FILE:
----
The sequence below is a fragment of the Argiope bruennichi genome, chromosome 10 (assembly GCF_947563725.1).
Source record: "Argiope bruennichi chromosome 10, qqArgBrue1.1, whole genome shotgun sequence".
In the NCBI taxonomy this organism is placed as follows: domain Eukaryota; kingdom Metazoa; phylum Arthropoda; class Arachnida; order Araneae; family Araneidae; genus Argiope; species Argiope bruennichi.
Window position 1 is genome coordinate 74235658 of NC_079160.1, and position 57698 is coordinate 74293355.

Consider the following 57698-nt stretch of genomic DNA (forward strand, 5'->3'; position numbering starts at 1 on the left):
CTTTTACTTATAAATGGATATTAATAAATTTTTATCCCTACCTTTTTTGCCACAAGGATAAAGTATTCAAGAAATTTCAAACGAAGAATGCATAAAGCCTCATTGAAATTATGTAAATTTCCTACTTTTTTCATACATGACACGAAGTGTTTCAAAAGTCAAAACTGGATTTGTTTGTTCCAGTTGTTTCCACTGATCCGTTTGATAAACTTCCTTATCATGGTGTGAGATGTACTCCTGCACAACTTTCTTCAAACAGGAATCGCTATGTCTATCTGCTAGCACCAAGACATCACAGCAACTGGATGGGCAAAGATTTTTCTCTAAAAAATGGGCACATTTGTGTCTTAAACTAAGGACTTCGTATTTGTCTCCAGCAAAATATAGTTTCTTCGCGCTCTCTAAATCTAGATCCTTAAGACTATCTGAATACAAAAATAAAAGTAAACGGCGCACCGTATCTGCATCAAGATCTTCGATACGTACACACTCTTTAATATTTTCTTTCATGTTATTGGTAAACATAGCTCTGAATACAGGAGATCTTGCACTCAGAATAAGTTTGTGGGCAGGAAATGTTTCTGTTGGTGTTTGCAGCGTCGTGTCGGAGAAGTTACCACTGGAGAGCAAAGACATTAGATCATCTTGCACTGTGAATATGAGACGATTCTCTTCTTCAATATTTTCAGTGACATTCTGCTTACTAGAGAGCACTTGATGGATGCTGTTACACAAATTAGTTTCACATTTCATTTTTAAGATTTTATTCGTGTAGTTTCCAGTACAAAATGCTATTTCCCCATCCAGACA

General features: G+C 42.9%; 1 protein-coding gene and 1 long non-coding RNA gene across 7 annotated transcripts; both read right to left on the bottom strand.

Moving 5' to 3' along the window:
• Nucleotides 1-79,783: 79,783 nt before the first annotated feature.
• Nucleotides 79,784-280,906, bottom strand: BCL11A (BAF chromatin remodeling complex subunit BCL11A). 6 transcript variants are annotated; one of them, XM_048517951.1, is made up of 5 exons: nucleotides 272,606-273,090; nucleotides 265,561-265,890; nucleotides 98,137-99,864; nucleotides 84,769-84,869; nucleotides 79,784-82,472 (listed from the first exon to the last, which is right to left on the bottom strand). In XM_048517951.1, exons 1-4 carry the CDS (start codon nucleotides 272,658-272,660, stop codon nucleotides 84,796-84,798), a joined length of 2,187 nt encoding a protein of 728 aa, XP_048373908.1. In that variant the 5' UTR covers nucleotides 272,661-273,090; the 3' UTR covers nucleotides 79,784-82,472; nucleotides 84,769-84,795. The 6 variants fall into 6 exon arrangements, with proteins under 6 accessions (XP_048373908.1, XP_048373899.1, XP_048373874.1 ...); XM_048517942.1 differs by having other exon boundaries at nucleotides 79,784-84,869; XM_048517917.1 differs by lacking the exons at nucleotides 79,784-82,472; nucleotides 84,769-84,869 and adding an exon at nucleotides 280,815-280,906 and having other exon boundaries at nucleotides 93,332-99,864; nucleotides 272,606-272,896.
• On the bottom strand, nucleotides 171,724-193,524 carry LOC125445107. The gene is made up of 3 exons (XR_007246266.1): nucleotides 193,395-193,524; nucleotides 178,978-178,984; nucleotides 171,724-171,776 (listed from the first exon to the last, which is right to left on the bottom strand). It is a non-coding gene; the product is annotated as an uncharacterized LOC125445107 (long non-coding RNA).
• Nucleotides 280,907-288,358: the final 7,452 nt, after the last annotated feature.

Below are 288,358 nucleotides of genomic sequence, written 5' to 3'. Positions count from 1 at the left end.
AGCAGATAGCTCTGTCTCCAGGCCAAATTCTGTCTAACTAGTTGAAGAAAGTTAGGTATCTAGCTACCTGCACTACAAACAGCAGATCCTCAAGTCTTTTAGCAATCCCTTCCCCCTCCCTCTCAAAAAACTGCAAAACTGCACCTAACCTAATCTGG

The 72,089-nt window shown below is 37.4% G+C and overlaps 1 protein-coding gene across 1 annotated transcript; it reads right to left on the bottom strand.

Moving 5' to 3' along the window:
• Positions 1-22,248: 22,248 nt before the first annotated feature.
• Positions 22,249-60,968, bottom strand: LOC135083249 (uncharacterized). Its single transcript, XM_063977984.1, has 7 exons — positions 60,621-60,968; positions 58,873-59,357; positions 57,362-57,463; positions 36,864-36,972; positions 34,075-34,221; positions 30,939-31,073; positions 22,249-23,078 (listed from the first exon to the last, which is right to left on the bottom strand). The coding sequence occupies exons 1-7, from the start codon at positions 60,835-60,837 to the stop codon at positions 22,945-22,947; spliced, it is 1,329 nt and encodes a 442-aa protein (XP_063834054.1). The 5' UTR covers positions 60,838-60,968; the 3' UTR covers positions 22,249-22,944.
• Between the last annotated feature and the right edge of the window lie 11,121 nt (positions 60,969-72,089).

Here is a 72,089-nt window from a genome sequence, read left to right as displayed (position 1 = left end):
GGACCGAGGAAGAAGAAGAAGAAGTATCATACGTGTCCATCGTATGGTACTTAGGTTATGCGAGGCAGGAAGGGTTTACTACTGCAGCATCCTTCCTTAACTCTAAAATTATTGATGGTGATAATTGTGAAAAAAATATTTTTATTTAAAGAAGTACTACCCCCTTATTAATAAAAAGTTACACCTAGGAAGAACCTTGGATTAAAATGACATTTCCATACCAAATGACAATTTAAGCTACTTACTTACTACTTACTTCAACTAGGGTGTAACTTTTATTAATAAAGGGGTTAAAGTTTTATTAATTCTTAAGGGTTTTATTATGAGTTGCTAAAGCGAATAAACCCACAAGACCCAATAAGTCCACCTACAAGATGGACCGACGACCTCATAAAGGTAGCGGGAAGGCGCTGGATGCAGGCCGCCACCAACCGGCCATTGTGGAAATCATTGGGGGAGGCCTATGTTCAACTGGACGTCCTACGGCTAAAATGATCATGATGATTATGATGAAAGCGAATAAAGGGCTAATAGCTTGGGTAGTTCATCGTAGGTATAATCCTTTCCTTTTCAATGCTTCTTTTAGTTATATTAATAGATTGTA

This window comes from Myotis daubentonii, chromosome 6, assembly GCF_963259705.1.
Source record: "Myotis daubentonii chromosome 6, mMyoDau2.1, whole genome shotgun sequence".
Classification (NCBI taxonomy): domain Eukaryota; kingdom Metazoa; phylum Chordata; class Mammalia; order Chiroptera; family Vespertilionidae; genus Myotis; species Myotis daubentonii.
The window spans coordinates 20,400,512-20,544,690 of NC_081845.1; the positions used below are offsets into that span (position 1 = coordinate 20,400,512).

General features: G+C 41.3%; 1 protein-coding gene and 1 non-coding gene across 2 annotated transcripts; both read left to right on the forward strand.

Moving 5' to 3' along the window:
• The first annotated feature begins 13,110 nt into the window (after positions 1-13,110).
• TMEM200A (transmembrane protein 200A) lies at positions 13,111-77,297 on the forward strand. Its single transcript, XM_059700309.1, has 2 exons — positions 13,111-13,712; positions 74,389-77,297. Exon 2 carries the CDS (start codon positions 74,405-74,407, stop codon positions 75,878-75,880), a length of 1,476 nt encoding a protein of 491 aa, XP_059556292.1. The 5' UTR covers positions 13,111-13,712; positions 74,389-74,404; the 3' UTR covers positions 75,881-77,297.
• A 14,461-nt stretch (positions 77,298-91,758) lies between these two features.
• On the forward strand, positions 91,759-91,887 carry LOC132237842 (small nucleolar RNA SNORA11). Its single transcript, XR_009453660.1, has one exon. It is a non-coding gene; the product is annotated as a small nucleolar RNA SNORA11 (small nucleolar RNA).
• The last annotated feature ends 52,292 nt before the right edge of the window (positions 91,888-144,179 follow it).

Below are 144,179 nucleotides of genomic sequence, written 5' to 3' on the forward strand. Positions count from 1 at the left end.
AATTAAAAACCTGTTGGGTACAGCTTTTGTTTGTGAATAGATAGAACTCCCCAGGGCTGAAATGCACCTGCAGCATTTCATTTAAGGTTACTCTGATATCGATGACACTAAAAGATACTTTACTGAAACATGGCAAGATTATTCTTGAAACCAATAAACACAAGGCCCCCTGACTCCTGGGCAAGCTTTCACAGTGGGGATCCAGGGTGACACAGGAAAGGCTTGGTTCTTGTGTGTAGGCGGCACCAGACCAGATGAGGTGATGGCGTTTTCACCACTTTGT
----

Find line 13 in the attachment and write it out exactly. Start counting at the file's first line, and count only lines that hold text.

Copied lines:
Below are 288,358 nucleotides of genomic sequence, written 5' to 3'. Positions count from 1 at the left end.